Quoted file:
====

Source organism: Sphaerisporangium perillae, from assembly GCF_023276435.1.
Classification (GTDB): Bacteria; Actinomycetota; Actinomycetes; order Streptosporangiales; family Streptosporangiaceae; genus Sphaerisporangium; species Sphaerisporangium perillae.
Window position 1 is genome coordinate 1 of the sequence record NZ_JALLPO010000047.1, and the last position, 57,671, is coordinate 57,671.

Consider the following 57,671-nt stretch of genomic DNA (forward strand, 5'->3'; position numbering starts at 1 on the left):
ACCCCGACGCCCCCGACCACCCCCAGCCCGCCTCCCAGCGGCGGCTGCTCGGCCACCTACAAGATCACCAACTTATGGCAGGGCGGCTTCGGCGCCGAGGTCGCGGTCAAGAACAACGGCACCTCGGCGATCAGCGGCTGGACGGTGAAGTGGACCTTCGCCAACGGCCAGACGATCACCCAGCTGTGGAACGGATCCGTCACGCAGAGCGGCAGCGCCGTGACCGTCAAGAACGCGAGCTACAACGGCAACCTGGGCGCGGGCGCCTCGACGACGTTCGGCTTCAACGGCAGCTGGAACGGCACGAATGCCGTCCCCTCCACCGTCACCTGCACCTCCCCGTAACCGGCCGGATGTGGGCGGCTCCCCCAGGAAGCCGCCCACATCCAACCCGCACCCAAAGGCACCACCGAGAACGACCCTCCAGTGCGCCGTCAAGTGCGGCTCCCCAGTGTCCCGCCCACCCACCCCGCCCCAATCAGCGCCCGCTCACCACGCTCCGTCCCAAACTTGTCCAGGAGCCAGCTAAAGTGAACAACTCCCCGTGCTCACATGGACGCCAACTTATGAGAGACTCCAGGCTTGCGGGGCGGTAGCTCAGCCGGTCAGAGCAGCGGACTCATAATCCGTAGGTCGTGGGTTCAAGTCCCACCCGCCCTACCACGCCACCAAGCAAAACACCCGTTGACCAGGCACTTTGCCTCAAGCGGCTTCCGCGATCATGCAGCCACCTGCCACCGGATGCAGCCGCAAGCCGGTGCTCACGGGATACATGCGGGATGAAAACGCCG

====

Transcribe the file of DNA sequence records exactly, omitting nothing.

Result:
Source organism: Sphaerisporangium perillae, from assembly GCF_023276435.1.
Classification (GTDB): Bacteria; Actinomycetota; Actinomycetes; order Streptosporangiales; family Streptosporangiaceae; genus Sphaerisporangium; species Sphaerisporangium perillae.
Window position 1 is genome coordinate 1 of the sequence record NZ_JALLPO010000047.1, and the last position, 57,671, is coordinate 57,671.

Consider the following 57,671-nt stretch of genomic DNA (forward strand, 5'->3'; position numbering starts at 1 on the left):
ACCCCGACGCCCCCGACCACCCCCAGCCCGCCTCCCAGCGGCGGCTGCTCGGCCACCTACAAGATCACCAACTTATGGCAGGGCGGCTTCGGCGCCGAGGTCGCGGTCAAGAACAACGGCACCTCGGCGATCAGCGGCTGGACGGTGAAGTGGACCTTCGCCAACGGCCAGACGATCACCCAGCTGTGGAACGGATCCGTCACGCAGAGCGGCAGCGCCGTGACCGTCAAGAACGCGAGCTACAACGGCAACCTGGGCGCGGGCGCCTCGACGACGTTCGGCTTCAACGGCAGCTGGAACGGCACGAATGCCGTCCCCTCCACCGTCACCTGCACCTCCCCGTAACCGGCCGGATGTGGGCGGCTCCCCCAGGAAGCCGCCCACATCCAACCCGCACCCAAAGGCACCACCGAGAACGACCCTCCAGTGCGCCGTCAAGTGCGGCTCCCCAGTGTCCCGCCCACCCACCCCGCCCCAATCAGCGCCCGCTCACCACGCTCCGTCCCAAACTTGTCCAGGAGCCAGCTAAAGTGAACAACTCCCCGTGCTCACATGGACGCCAACTTATGAGAGACTCCAGGCTTGCGGGGCGGTAGCTCAGCCGGTCAGAGCAGCGGACTCATAATCCGTAGGTCGTGGGTTCAAGTCCCACCCGCCCTACCACGCCACCAAGCAAAACACCCGTTGACCAGGCACTTTGCCTCAAGCGGCTTCCGCGATCATGCAGCCACCTGCCACCGGATGCAGCCGCAAGCCGGTGCTCACGGGATACATGCGGGATGAAAACGCCG